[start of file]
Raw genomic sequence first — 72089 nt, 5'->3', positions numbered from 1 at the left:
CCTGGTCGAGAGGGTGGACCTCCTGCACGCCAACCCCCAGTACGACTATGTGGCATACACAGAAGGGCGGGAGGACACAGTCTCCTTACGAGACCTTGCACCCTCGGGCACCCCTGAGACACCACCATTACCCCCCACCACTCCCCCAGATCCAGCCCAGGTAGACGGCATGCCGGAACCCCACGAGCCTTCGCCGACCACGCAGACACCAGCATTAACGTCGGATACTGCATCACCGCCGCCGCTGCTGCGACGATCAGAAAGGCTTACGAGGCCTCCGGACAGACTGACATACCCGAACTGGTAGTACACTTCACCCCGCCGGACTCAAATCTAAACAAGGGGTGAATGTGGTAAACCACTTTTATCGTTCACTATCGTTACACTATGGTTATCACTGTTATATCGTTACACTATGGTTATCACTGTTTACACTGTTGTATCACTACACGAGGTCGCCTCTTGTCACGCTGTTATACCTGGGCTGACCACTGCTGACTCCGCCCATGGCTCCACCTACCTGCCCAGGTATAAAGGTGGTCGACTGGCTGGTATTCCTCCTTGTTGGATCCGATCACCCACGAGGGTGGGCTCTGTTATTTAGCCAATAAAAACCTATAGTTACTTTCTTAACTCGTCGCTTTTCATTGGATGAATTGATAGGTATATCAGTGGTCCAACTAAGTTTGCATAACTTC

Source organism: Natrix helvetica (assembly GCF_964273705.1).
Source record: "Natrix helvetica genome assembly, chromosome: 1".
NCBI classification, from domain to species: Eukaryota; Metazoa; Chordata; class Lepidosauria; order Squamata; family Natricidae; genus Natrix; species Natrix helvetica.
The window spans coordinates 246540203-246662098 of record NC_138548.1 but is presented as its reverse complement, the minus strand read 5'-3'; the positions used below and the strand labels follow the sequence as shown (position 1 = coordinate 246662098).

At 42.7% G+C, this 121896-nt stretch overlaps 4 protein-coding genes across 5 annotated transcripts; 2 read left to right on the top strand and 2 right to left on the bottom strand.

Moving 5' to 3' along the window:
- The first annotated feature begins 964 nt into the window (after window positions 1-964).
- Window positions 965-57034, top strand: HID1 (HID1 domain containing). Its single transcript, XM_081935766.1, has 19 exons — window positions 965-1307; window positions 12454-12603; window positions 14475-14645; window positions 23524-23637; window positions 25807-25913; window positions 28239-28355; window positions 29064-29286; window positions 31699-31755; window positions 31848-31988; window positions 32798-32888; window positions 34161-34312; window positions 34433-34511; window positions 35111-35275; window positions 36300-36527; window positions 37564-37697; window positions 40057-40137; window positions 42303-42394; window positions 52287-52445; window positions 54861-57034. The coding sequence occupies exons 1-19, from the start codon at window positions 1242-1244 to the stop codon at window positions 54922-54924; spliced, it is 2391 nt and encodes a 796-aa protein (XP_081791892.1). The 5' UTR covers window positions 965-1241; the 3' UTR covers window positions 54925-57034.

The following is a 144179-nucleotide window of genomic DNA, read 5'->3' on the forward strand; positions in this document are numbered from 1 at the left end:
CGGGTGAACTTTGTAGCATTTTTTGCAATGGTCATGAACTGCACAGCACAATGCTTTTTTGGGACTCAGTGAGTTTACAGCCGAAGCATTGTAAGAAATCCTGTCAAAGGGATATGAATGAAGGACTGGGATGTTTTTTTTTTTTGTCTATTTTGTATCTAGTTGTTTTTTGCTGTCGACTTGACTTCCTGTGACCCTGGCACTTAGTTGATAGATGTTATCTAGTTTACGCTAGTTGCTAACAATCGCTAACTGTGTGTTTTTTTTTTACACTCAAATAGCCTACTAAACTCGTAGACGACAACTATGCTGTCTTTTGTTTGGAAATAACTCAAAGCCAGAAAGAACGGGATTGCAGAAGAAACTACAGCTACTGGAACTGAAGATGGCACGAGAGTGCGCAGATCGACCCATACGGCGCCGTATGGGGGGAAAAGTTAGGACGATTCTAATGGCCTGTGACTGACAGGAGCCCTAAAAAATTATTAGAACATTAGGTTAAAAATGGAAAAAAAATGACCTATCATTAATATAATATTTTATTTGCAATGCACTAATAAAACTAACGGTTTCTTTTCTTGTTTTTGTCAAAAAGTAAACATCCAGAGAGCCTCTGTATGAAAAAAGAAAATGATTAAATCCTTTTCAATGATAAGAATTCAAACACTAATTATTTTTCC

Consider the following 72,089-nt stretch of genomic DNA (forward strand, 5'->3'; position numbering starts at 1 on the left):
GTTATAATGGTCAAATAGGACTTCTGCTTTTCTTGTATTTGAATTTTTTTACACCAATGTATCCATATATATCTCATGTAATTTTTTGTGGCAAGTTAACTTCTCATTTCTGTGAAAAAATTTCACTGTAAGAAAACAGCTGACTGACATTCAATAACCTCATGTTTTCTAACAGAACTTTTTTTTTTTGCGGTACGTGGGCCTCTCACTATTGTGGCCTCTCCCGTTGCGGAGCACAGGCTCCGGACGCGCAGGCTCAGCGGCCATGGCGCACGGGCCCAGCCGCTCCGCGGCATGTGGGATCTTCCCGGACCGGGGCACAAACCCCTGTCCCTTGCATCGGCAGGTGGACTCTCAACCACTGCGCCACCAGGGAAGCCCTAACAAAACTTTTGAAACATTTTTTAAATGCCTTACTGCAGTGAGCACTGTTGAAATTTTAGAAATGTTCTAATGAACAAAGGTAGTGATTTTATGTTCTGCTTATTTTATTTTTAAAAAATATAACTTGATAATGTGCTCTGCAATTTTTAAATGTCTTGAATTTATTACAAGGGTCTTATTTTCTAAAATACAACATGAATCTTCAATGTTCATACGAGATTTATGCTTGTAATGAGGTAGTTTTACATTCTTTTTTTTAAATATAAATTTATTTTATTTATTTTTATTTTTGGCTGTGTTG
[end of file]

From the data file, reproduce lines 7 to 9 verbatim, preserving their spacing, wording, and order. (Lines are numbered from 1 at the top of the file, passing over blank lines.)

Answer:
At 42.7% G+C, this 121896-nt stretch overlaps 4 protein-coding genes across 5 annotated transcripts; 2 read left to right on the top strand and 2 right to left on the bottom strand.

Moving 5' to 3' along the window:
- The first annotated feature begins 964 nt into the window (after window positions 1-964).